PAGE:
Series: The Shadow
Writer: Cullen Bunn
Artist: Giovanni Timpano
Summary from Comixology:
A ruthless cabal of magicians is searching for the secret to the Last Illusion, and they’ll stop at nothing to achieve their goals. But the person who knew the most about the mysterious rite is dead, and he shared his secret with one man — the Shadow! Now, the Shadow faces some of his strangest foes as he engages in a deadly game where he might be the hunter… or the hunted.
I am by no means an expert on the Shadow. Most of my knowledge comes from the woefully underrated movie featuring a young Alec Baldwin as the titular hero, and I am sure that is a somewhat inaccurate representation. I do, however, have a bit of a soft spot for the character due to my fond memories of seeing the movie as a kid. And I’m not the only one – my fellow 4LN writer, and good friend, Stephen Andrew also has fond memories of the film. In fact, earlier this year I paid him for house sitting with two Shadow action figures I got from Comic Collector Live. So, naturally, when I walked into my local comic shop on Wednesday afternoon my eyes immediately gravitated to the rain-soaked figure clad in black and red that was sitting on the new releases shelf.
The Shadow #1 follows the Shadow as he attempts to track down an evil cabal of fabulously dressed magicians who are seeking the secrets of the Last Illusion, which has something to do with life after death. The only magician to have discovered this secret is the Shadow’s former mentor – Harry Houdini. He then shared it with his wife (from beyond the grave) and the Shadow. His widow was subsequently kidnapped by the previously referenced evil cabal of fabulously dressed magicians (also known as the Society of United Magicians), but she was able to keep the secret to herself until the Shadow was able to make her forget. Now he is the only one with Houdini’s secret to the Last Illusion, and the murderous fiends in the Society of United Magicians will do anything they can to discover it. Please note: a majority of the information referenced happened in The Shadow #0, which I didn’t know about when I bought this particular issue.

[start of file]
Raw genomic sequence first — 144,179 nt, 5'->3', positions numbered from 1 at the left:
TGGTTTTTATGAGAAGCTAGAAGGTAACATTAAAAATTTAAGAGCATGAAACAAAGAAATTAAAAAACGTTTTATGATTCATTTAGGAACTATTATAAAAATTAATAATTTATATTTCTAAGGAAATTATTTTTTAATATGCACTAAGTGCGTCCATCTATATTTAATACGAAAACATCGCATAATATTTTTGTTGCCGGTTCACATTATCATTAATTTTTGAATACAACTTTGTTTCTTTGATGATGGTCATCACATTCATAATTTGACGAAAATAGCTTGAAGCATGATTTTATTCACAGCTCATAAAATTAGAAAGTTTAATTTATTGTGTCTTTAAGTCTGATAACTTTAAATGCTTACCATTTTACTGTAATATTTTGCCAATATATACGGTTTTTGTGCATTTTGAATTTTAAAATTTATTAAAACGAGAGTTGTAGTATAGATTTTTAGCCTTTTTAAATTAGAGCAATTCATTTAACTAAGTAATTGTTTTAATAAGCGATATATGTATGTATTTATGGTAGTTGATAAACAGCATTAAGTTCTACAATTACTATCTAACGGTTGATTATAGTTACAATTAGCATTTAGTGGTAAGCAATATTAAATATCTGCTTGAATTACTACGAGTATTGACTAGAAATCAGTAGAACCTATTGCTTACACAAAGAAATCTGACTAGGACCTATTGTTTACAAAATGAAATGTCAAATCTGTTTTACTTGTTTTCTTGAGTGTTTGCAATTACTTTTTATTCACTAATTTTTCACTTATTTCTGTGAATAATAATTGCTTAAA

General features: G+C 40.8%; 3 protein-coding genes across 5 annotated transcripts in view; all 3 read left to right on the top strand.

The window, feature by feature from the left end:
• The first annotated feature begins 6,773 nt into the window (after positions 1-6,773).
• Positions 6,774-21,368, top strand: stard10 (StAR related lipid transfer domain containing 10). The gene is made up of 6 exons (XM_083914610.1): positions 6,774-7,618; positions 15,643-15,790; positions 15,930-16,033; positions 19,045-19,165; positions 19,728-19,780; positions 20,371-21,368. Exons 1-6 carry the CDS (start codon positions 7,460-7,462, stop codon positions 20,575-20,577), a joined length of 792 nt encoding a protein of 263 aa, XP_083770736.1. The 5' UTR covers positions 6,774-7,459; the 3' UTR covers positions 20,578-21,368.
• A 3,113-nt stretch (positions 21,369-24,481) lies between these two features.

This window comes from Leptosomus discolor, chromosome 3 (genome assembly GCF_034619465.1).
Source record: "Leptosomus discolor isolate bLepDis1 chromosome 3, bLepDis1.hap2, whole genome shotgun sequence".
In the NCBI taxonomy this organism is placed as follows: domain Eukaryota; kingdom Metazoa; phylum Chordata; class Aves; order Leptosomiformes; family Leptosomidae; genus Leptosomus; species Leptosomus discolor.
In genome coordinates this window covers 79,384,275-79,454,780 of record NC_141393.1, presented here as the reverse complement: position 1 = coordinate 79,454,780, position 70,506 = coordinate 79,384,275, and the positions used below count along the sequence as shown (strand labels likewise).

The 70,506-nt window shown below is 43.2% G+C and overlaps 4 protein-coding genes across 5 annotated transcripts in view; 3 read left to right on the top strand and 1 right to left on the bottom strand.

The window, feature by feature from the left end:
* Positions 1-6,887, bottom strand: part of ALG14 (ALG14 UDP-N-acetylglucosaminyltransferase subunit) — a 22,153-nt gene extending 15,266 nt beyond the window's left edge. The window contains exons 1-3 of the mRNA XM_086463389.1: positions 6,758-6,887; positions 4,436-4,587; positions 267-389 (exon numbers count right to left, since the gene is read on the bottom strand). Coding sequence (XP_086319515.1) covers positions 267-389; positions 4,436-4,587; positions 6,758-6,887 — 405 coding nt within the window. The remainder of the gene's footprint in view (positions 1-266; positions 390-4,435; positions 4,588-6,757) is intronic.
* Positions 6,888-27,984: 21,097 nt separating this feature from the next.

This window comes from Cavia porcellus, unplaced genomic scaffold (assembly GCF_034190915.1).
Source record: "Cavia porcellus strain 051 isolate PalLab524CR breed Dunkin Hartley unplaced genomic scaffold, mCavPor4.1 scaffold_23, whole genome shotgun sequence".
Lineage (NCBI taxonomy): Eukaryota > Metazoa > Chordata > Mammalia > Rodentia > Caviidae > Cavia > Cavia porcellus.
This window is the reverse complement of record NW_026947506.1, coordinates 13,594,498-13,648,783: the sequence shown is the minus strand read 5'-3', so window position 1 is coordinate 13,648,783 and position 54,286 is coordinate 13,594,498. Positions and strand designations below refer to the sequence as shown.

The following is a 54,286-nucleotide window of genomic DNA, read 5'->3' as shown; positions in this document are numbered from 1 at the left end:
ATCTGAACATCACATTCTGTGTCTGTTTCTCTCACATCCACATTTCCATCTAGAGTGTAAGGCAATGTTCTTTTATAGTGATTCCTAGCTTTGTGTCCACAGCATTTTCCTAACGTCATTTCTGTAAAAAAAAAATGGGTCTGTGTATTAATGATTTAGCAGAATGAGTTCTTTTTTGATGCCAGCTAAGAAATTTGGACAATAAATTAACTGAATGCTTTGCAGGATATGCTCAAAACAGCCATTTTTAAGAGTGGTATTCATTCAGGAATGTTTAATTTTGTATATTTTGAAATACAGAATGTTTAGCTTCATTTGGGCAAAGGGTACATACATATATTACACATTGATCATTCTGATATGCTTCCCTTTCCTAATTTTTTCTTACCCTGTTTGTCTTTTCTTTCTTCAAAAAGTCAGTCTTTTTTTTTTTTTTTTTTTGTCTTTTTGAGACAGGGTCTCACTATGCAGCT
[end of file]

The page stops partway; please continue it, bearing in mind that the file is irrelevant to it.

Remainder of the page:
I really enjoyed the story. Cullen Bunn’s previous foray with the supernatural – Sixth Gun – is fantastic, so when I saw his name on the cover I wasn’t worried one bit. The narrative is a lot of fun, and is very reminiscent of that pulp novel feel from the 1930’s and 1940’s, which was the The Shadows glory days. He fights circus freaks and tracks down evil magicians in style, and his dialogue is just tremendous. I also liked that they used black text bubbles with white text for his dialogue. It makes it feel more visceral and intimidating. The art style was great too. Timpano just gets that 1920-1940’s pulpy style with it’s art-deco buildings, outlandish dress, rural settings. I also particularly enjoyed the flashback sequences with mostly muted colors with splashes of red from the Shadows costume. All in all, it was a strong effort by everyone involved.
The Shadow #1 is out now, and since it’s only $1.00 there is absolutely no reason not to give it a try. If you can find #0 then I would definitely start there, but Bunn does a good job explaining the major plot points from that issue that are effecting the current narrative. If you are a fan of pulp comics or comics with that old feel to them, then this is the book for you. Head on down to your local comic shop and pick up your copy today! And remember… the Shadow knows!
Music Pairing –
For this issue, I think an excerpt from the Shadow film score is perfect!